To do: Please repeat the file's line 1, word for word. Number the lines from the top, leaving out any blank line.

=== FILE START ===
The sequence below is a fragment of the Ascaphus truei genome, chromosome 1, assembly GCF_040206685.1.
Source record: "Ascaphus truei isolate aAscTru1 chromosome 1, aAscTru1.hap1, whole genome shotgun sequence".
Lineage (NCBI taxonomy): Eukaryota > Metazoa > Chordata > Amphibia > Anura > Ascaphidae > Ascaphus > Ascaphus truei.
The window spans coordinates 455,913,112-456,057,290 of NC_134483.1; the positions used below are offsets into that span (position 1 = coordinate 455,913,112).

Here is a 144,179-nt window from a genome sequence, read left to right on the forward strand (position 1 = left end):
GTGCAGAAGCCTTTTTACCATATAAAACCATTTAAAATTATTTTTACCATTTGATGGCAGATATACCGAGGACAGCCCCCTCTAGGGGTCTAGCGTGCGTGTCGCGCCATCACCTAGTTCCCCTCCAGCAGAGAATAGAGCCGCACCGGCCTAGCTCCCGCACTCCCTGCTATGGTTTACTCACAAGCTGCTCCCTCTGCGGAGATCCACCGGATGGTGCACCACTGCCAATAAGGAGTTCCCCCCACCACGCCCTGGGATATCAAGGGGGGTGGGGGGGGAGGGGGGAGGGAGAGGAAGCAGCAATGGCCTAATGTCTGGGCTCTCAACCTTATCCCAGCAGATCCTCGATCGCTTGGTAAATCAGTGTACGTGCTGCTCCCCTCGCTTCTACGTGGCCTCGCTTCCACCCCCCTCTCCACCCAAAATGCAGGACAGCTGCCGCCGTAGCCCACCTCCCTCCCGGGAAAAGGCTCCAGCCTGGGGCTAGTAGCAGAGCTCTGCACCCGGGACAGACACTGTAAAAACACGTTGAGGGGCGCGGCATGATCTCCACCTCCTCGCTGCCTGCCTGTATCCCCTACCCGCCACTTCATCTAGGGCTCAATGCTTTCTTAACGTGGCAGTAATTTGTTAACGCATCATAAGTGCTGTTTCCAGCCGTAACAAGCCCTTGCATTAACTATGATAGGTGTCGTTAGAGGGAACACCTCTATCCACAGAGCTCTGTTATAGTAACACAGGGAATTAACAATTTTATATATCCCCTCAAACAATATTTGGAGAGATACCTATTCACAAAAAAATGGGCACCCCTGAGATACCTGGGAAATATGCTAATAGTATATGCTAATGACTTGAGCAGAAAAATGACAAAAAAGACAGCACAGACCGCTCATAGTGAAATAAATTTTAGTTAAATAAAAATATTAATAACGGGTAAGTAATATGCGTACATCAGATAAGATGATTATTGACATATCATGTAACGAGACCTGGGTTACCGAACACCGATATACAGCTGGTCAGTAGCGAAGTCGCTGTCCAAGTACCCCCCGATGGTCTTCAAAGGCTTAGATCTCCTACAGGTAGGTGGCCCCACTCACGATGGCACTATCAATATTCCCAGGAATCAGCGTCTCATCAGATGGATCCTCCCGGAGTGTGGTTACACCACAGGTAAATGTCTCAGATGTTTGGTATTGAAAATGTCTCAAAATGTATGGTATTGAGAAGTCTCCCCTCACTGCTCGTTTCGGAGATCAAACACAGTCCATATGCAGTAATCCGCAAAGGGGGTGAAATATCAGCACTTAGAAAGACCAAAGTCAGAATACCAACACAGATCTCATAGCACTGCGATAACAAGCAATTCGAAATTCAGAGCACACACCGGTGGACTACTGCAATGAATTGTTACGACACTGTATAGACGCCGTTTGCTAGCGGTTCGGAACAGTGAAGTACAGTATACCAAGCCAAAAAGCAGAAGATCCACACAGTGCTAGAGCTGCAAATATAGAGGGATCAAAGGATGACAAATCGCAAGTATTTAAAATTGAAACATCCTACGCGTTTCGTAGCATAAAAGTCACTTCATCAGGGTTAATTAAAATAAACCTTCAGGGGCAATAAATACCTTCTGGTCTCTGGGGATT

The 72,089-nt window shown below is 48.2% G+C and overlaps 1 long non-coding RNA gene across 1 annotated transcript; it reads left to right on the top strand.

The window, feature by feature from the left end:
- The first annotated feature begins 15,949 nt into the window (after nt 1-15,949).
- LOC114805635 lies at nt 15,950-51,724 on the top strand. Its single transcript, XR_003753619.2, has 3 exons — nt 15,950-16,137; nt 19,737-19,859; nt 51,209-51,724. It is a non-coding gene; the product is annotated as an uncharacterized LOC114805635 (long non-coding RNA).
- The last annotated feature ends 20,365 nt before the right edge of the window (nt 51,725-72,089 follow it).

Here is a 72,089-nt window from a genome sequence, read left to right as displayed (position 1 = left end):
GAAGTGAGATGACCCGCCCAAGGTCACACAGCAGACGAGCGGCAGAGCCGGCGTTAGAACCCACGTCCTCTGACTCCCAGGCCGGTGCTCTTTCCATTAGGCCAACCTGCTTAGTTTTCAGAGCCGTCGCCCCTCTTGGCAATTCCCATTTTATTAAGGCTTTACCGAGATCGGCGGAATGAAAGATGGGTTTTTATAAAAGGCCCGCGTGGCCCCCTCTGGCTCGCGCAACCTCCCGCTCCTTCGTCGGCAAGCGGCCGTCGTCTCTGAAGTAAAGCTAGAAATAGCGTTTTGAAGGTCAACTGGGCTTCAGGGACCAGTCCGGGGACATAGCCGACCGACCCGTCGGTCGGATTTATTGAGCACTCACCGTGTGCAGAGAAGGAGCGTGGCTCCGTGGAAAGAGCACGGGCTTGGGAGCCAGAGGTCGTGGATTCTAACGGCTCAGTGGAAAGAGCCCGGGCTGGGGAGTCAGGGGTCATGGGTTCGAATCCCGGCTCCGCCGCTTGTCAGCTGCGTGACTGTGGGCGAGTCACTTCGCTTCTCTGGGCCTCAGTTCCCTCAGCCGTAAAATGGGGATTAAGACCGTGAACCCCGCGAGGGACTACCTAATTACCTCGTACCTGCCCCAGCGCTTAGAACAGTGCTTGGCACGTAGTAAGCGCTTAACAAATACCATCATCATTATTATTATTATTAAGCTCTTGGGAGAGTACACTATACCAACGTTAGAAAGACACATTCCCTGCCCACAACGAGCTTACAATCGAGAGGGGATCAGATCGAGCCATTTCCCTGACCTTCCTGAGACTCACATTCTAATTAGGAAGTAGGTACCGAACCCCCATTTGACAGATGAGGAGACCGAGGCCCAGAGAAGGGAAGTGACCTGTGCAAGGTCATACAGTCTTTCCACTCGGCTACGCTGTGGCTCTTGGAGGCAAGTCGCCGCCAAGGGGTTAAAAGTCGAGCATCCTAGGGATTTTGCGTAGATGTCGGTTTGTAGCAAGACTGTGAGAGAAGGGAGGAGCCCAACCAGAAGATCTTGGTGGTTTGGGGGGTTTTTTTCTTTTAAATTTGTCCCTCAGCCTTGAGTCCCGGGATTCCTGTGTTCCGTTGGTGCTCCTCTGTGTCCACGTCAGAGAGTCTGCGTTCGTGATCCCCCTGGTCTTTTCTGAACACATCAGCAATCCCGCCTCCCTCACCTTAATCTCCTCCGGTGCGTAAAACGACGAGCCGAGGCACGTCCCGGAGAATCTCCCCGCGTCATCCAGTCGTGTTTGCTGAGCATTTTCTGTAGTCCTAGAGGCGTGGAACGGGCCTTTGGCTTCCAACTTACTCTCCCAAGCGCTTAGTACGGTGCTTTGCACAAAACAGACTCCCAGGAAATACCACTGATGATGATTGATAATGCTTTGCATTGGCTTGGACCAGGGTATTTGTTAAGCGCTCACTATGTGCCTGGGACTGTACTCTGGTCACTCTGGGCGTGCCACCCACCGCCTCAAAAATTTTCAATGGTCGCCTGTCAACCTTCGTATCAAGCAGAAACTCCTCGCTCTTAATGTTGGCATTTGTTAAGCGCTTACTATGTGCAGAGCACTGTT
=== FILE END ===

The sequence below is a fragment of the Ascaphus truei genome, chromosome 1, assembly GCF_040206685.1.